March 2, 2015
Damn these short winter days, killing the food blogging realm. I never really put much thought to it before the blog, but nighttime really clobbers photographs. Since I am a working girl in a small apartment, I pretty much only have time to take photos of food the night I make it. Maybe one day I will have enough time to make these great dishes in the middle or the day, or have a special corner to set up lights to photograph at night.
My latest dish was inspired from our last trip for Chinese takeout. My husband has switched over from General Tso’s Chicken to General Tso’s Tofu. But I haven’t found a place in New Jersey that I liked their tofu, my favorites being in Philadelphia. I’ve been going nuts for some of the baked cauliflower dishes. I thought I might try making a tofu and cauliflower mix.
Of coarse to make this dish gluten free you have to make some alterations. First is that you need a gluten-free soy sauce or something similar. Coconut aminos, braggs, or tamari should work wonderfully in this dish. You also need to be careful about which hoisin sauce you buy. Most have wheat in it, but Joyce Chen has a gluten-free and kosher hoisin sauce. These are pretty much the only major problems to tackle with this recipe.
February 23, 2015
I am sure many of you have been reading blog posts about how cold it has been on the northern hemisphere. On the East Coast of the United States we’ve been stuck in the coldest weather for the past two weeks. I am loving it, but I am craving creamy and hot drinks non-stop.
Saturday there was the largest “snow storm” we’ve had all winter. Granted that isn’t saying much since, even though it has been cold, it hasn’t snowed much. During Saturday I just laid down on the couch with a blanket over me. I switched out from reading, watching the snow fall, and drinking this yummy latte.
I don’t want to seem like I should take credit for this drink. I actually saw that Fragrant Vanilla Cake made a Raw Maca Maple Hot Chocolate, and tried it out. I didn’t really like it. I mean it TASTED good, but I had an image already set in my mind. So I figured I would make it the way I wanted it.
I am slightly hesitant to share this recipe since there is a maca shortage. The price for maca is CRAZY! I managed to buy a bag of it before the prices really spiked, and you can sometimes find some cheaper priced packages on Amazon.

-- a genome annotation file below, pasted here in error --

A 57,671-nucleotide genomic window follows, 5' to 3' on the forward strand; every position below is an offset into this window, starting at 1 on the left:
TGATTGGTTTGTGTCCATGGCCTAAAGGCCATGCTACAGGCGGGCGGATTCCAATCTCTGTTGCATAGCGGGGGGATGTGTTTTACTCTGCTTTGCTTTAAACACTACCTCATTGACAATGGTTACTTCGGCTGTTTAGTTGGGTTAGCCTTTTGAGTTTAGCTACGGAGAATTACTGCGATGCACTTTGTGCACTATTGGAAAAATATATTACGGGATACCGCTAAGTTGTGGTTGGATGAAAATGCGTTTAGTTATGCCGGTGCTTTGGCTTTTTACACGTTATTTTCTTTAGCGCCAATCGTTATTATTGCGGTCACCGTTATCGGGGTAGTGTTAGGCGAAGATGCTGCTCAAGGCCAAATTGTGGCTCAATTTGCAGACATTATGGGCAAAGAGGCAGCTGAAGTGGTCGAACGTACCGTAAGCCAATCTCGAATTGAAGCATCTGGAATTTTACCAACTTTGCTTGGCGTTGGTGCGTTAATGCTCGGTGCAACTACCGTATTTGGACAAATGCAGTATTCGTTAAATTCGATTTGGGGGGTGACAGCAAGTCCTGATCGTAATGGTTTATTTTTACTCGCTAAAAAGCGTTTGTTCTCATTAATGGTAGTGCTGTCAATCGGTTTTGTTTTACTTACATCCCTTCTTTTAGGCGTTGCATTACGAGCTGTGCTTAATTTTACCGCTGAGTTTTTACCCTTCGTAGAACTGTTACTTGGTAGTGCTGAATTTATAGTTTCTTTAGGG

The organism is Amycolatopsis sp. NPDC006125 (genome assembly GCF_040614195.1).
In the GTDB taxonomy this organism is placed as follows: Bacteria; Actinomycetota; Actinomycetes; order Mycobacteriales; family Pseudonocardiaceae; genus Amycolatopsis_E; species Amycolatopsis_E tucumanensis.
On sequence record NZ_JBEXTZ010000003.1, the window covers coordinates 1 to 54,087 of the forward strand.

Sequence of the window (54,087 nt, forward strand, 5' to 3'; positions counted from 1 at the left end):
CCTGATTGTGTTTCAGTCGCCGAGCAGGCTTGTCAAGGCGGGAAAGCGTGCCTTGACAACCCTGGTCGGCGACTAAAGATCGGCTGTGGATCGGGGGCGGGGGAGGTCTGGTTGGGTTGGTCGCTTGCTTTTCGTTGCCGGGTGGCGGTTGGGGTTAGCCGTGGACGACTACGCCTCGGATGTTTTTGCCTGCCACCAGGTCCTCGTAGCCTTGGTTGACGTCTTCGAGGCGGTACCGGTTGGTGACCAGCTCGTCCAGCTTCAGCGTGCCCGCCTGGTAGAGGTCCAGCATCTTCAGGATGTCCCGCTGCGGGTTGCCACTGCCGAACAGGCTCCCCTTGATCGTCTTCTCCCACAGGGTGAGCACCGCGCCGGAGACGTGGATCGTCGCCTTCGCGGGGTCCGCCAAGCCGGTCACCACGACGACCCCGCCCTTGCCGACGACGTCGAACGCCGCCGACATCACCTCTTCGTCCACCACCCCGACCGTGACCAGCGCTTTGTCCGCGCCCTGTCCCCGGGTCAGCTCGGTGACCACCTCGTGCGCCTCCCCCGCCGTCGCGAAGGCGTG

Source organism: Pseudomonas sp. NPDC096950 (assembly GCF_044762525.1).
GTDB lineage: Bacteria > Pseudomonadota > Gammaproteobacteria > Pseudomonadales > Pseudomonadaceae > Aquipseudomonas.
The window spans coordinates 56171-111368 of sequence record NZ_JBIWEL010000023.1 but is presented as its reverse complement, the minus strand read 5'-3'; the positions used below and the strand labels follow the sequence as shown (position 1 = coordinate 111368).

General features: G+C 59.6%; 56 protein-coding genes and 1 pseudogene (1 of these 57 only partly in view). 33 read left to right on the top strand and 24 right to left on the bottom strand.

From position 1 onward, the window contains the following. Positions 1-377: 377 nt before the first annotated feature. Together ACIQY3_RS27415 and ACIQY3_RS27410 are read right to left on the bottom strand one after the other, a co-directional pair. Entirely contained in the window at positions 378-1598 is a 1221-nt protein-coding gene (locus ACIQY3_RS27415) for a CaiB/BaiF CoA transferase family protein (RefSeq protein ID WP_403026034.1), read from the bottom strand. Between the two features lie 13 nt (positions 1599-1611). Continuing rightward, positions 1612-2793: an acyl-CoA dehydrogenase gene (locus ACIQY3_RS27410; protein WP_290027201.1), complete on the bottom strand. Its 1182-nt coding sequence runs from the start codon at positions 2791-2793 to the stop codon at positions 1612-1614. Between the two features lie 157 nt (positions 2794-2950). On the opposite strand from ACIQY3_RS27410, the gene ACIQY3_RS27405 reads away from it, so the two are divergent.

February 16, 2015
I’ve probably passed by hundreds of bibimbap recipes on blogs. And can you blame people? Bibimbap is super easy to make. It is also the father of the “vegan bowl.” Think about it- the grain (rice), the veggies, greens (spinach, kimchi), protein (traditionally egg or meat), and a sauce (gochujang). An authentic bibimbap uses up various “namul,” or veggie side dishes. Plop on some rice, dress with side dishes, give a protein, and plop on some gochujang. Your dinner is done.
But if you actually go to a Korean restaurant and order a bowl, you might not have the beautiful bowls you can find on google. You might get a bowl where all the veggies and protein are all sautéed together. This is an easier method when making the dish at home. Though the traditional style is a great way to use up leftovers from a big Korean style dinner.
But one of the secrets I will teach you is how to make bibimbap in a dolsot. Dolsot is the Korean word for a stone pot, and many styles are available online. I personally use my nabe, a Japanese styled hot pot, which is sized for one serving. The biggest difference between the two styles is that a dolsots come with a tray to carry it with so you don’t burn yourself. If you use a stone pot, you will get a yummy crispiness to bottom of the rice. It is easy to burn and takes practice, so be patient.
The beauty of bibimbap is that is simply translates into mixed rice. So it is flexible with ingredients. Don’t want seitan? No problem, use tofu or beans. Don’t like carrots? Just skip them. Don’t want gochujang? You can use miso or doenjang. The key is to use fresh and cheap ingredients.
February 9, 2015
This is a quick little post. See I made these seitan sausages to be used in another recipe. But I thought these guys were pretty versatile and could be used in many other recipes. The end result are 5-6 individual seitan sausages, and freeze really well. So you can make a batch, and shove in the freezer when you are ready to use it. I think I am starting to get addicted to adzuki beans. They add an interesting sweetness to a protein source.
Side note- does anyone know how to make seitan look great in photographs? I swear it is the most un-photogenic food. It is like your friend who is pretty but get them in front of a camera and a mysterious double chin appears. You’ve seen your friend a million times and they don’t have a double chin, and you think how does this happen? Not just once, but every time. That is seitan, you think dang this looks so yummy, and then you take a snap and you think why does this look like a turd?